In Free Roam, your map will guide you to randomized missions.

In Free Roam, your map will guide you to randomized missions.

The story telling of Destiny unfortunately fell flat for me. Peter Dinklage makes his voice acting Debut as a Ghost; AI created by the sentient planet thing that guards Earth. Ghost’s voice is as bad as everyone is saying, believe it, but whether or not this is Peter’s fault I haven’t decided. Lackluster writing and poor vocal editing make Dinklage’s Ghost seem less robot and more bored father helping his daughter learn lines for her fourth grade play. On top of this Ghost talks a LOT; as really your only means to be taught the storyline, this is concerning. At one point I found myself defending my Ghost from wave after wave of enemies, and halfway through I realized I had absolutely no idea why I was here. Something about a warp drive or something? There are two factions that you shoot at; The Fallen and The Hive. Interestingly, The Fallen and the Hive will fight each other if they make contact; but why? It is entirely possible that the storytelling is great and I just haven’t seen it yet, Beta and all, but for a Bungie game I felt strangely distant.


The combat in Destiny is fantastic. Players can equip their characters with helmets, gloves, chest pieces, boots, and class specific gear. You find weapons in crates and enemy drops, and they fall into the category of standard, special, and heavy. A quick tap of the Triangle button swaps standard to special and vise versa, and holding the Triangle button drags out your designated heavy weapon. The whole equipment system works well, and the UI for it is pretty much gorgeous. There is a good amount of variety from the weapons shown; burst-fire rifles, to futuristic revolvers, to hard-hitting sniper rifles. Each weapon feels as if it has its own weight and personality, and the shooting mechanics and slight snap-to-target aiming is perfectly balanced. Each class (Titan, Hunter, or Warlock) get a class specific “Super Charge” which acts like an ultimate attack. By killing enemies and picking up Orbs of Light, your Super Charge meter slowly fills until it can be used. These abilities turn the tide of battle, and often deal massive amounts of damage. Saving them for huge fights or a boss are generally a good idea. The only downer about combat is that as of right now Destiny doesn’t run at 60FPS. This is forgivable when traversing the land, but as soon as you get in an epic gunfight, its hard not to notice. To have such a beautiful game running at 30FPS as of right now really is unfortunate.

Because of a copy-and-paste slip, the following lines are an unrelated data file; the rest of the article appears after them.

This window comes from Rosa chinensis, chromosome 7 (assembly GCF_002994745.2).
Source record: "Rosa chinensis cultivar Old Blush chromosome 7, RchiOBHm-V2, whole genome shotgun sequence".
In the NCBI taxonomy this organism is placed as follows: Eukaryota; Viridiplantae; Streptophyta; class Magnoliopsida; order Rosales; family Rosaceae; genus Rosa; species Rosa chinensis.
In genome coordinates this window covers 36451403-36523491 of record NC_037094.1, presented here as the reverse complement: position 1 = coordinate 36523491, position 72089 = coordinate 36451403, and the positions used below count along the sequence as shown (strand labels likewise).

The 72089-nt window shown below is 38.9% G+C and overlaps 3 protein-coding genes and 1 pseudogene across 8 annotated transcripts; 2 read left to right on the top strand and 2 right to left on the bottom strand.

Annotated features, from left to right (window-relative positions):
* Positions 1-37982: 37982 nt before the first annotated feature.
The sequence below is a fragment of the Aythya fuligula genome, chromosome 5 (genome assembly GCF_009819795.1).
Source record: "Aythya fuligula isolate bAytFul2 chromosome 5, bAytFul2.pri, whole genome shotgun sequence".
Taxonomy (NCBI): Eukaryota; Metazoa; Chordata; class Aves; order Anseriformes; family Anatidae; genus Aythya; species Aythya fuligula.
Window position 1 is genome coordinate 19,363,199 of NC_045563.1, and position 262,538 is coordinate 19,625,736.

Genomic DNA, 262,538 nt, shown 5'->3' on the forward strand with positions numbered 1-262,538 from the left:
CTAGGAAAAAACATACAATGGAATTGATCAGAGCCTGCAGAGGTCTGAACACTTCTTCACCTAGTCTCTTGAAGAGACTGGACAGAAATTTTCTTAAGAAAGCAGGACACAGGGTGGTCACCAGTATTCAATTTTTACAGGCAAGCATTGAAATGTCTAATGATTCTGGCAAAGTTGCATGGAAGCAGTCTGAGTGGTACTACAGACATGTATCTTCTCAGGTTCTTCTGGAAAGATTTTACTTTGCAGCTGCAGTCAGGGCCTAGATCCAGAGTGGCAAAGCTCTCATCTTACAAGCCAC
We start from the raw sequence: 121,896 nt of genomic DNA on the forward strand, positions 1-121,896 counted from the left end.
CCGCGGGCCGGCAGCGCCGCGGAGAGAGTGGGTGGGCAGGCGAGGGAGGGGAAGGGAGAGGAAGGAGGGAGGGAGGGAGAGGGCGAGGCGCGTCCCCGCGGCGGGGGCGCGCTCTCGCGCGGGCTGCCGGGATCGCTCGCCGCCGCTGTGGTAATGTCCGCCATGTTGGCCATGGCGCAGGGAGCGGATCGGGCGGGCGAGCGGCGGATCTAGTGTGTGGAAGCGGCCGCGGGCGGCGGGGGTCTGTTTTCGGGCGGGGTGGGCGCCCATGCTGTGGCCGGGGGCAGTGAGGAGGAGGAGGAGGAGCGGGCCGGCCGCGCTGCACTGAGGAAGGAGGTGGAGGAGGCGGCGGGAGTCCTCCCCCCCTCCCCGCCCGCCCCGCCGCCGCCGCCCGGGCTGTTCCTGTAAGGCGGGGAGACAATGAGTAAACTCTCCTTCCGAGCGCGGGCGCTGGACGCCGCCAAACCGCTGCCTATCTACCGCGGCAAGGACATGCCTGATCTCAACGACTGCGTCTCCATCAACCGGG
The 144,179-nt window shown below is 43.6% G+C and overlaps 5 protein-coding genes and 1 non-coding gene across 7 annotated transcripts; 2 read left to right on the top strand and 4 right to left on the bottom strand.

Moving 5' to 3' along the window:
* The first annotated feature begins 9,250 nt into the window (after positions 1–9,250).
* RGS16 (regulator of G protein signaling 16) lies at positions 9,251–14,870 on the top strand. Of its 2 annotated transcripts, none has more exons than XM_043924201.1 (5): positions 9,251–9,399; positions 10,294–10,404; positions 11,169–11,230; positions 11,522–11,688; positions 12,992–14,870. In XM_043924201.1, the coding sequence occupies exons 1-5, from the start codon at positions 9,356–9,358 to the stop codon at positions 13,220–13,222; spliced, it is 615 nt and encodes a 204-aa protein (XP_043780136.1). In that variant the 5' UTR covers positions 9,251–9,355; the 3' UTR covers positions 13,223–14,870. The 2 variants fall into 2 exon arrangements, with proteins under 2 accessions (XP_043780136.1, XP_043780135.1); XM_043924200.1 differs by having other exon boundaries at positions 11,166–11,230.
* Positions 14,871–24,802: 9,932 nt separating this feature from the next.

Multiplayer deserves an article to itself. Coming soon.

Incredibly attractive and ambient.

Incredibly attractive and ambient.

First Impressions

Destiny is undeniably a polished and exciting game. Fantastic gunplay and combat coupled with Next-Gen visuals set the foundations for what could be a great game, but the identity crisis could lead some people to become confused. Hard-to-listen-to voice acting and cloudy plot narration detract from the overall experience, but for a Beta Destiny is looking great.


4 thoughts on “Something Missing – Destiny First Impressions

  1. My take on the background storyline – or lack thereof – is that we’re going to see much more in the finished version, similar to how we got nothing with the Alpha and intro vid with the Beta.

    Or maybe I’m just being optimistic here.

    • Hey Chris,

      Thats my hope as well! I think they have crafted a beautiful world, so let’s see if they can now fill it with quality lore and personality.

  2. Destiny is the perfect example of what happens to good games when greedy ass developers get involved. They took away two DLCs from the original release of the game for Christ’s sake. Screw Bungie. Screw Destiny.

    • Yea… I was just so unimpressed by how it all shaped up. Such a great track record, such an awesome vision…. completely stunted by lackluster gameplay and greed.